Spinal Fusion – A Guest Interview
One spinal fusion was enough. When I learned that I would need a second, I had to consider my options long and hard. We humans are more dependent on the spine than any other joint or muscle in our bodies. When the spine is damaged or compromised, we are in trouble. My back pain was unrelenting, but I knew the recovery would be slow.
I learned that fact ten years ago when I suffered with severe back and leg pain and then underwent a spinal fusion. Two fused disks puts additional strain on the levels above and below, so I knew I was at risk of more back problems. I kept on doing my sick daughter’s laundry and tending my three-year-old grandson hoping my back would hold up a little longer. Once a care-giver, always a care-giver, I suppose. However, when the pain started shooting down my leg, I knew I was in trouble again.
When the surgeon says your recovery will be six months to a year, what does that really mean? Yes, I must do my physical therapy assignments (stretches and exercises) every day. And, yes, I will experience increased fatigue. And, yes, I will not be able to BLT –i.e. bend at the waist, lift anything heavier than a gallon of milk, or twist to get out of bed or exit a car. But I still figured I could live with all those limitations without giving up my lifestyle completely.
In anticipation of that lengthy recovery period, the limitation that seemed most daunting was my difficulty sitting. A damaged, healing back doesn’t like the sitting position.
Travel after a Spinal Fusion
Long before I scheduled my surgery, I had made plans with friends to attend a Shakespeare Festival. We had already purchased tickets and secured B&B reservations, and I really didn’t want to tell them to find another traveling companion. But would I, only five and one-half weeks after surgery, be able to sit in a car for half a day, then two or three hours in each of the plays over a three-day period? I decided to take on the challenge and find out how much I could do.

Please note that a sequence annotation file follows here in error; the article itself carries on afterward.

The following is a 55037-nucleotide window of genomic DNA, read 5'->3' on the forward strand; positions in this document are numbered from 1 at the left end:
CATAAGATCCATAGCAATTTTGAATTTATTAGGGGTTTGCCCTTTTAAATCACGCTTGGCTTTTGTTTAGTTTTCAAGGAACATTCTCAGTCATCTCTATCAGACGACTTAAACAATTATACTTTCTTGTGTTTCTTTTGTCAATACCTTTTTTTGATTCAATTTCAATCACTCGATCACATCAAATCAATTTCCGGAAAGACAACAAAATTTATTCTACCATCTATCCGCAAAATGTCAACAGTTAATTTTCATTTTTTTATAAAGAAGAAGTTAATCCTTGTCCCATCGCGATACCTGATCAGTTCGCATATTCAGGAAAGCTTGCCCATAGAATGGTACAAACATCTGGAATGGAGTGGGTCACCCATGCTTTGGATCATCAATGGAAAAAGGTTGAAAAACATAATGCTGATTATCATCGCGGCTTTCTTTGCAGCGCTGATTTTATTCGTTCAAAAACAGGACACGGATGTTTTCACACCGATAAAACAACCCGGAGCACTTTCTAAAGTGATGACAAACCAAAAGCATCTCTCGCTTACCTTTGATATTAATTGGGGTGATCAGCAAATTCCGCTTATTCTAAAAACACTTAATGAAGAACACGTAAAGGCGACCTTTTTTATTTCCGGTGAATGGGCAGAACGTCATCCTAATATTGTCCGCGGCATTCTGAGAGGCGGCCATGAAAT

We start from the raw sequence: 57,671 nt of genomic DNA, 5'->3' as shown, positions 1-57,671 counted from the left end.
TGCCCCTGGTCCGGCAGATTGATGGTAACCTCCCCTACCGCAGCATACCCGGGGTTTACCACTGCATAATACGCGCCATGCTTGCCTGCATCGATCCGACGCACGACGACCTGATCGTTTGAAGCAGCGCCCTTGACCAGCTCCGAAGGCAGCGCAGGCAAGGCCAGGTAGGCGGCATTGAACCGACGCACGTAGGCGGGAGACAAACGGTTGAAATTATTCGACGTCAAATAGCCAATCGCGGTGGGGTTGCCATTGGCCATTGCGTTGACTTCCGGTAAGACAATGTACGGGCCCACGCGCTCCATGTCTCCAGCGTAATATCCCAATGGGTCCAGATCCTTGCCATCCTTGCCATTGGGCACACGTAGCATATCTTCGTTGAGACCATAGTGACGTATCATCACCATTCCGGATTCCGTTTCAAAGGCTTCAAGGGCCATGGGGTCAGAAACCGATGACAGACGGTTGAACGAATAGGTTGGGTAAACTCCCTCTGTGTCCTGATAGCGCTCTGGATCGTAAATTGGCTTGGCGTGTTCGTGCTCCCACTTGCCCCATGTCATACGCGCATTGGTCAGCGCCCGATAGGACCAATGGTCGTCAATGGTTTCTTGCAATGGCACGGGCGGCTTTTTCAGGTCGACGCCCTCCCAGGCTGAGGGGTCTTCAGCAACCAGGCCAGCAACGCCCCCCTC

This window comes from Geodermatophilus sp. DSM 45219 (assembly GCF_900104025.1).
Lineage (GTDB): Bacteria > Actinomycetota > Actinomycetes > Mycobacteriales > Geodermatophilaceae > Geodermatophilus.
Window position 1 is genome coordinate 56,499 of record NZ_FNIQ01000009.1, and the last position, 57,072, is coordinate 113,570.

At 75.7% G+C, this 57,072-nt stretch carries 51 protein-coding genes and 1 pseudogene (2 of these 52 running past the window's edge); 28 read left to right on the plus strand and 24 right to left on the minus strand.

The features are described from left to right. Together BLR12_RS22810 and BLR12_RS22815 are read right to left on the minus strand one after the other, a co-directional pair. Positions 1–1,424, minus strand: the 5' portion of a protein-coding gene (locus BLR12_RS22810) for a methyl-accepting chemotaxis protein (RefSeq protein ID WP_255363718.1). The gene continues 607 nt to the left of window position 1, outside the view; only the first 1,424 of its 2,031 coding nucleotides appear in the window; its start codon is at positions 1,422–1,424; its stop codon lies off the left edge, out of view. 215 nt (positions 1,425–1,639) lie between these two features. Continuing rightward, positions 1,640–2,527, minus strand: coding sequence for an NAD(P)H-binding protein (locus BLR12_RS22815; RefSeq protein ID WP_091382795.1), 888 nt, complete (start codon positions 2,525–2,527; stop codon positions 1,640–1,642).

Fortunately I was able to lie down in the front passenger seat of the car wearing a back brace. My friends didn’t seem to mind my reclining position or my occasional naps. When awake, I became very much a part of the conversation.
For the first play my friends tried to accommodate me by arranging to trade with our neighbors so I could have an aisle seat. I appreciated their thoughtfulness, but after the first trip up the aisle, I decided I really belonged on the back row in the area reserved for wheelchairs. That way I could sit or stand as needed and didn’t embarrass myself by traipsing up and down the aisle. To my surprise, I enjoyed the play even more from the back row. Do you remember how good it felt to stand after being seated for a lengthy film, play, or lecture? Well, I had the freedom of sitting or standing as I pleased throughout the play, and I didn’t miss a line or a laugh. “This isn’t so bad,” I thought, and enjoyed my back-row position for the remainder of the six plays.
Each morning after a delicious breakfast at our B&B, I bid farewell to my friends, who went to theatre discussions. These involved free-flowing comments from would-be critics directed to actors and/or directors from the previous day’s plays. Unlike my friends—both retired English professors—I didn’t mind missing that part of our adventure. So I spent the morning doing the exercises and stretches assigned by my physical therapist and taking a nap. By noon I felt ready and eager to join them for lunch and more plays.
By noon we were on our way to Bryce Canyon National Park. The beauty of the scenery in this amazing national park enthralled us all. However, I felt especially pleased because, for me, walking was easier and more comfortable than sitting or standing. My stamina was still limited, but I managed a slot canyon off the Navajo Loop as well as the Mossy Cave trail the next day, and felt very proud of myself.
I even took a helicopter tour of the park from the front seat and had a spectacular bird’s-eye view of the rock formations. Our pilot saw my back brace and wasn’t worried.
The drive home was much the same as the drive our first day, with one exception. Instead of feeling nervous and wondering how much I would be able to do, I felt pleased that I had been able to do everything I wanted to do. Remembering how close I had come to canceling the trip, I just felt grateful. I could rest when I needed and walk when I wanted, and was available for visiting with my good friends.
I managed the pain on the trip the same way I would manage it at home. I had my Neurontin four times a day, Celebrex twice a day, and Benadryl and Valium to help me sleep through the night. It wasn’t a pain-free vacation, but why would I want to experience the pain at home alone when I could be somewhere fun with friends?